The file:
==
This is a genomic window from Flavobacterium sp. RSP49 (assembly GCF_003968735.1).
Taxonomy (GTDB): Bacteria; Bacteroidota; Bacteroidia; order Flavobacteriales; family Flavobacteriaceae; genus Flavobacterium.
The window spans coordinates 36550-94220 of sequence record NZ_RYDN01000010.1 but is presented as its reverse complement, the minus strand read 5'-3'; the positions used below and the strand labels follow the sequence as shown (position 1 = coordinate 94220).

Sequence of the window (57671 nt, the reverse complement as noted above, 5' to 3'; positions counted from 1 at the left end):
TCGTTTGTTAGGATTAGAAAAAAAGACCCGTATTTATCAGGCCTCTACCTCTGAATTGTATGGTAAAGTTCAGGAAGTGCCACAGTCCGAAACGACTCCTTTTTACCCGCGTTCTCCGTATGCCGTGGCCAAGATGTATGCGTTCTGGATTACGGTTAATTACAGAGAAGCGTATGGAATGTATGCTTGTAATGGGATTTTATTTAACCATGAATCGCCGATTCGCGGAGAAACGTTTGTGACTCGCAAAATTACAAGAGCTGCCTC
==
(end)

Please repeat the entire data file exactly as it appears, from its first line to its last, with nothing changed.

This is a genomic window from Flavobacterium sp. RSP49 (assembly GCF_003968735.1).
Taxonomy (GTDB): Bacteria; Bacteroidota; Bacteroidia; order Flavobacteriales; family Flavobacteriaceae; genus Flavobacterium.
The window spans coordinates 36550-94220 of sequence record NZ_RYDN01000010.1 but is presented as its reverse complement, the minus strand read 5'-3'; the positions used below and the strand labels follow the sequence as shown (position 1 = coordinate 94220).

Sequence of the window (57671 nt, the reverse complement as noted above, 5' to 3'; positions counted from 1 at the left end):
TCGTTTGTTAGGATTAGAAAAAAAGACCCGTATTTATCAGGCCTCTACCTCTGAATTGTATGGTAAAGTTCAGGAAGTGCCACAGTCCGAAACGACTCCTTTTTACCCGCGTTCTCCGTATGCCGTGGCCAAGATGTATGCGTTCTGGATTACGGTTAATTACAGAGAAGCGTATGGAATGTATGCTTGTAATGGGATTTTATTTAACCATGAATCGCCGATTCGCGGAGAAACGTTTGTGACTCGCAAAATTACAAGAGCTGCCTC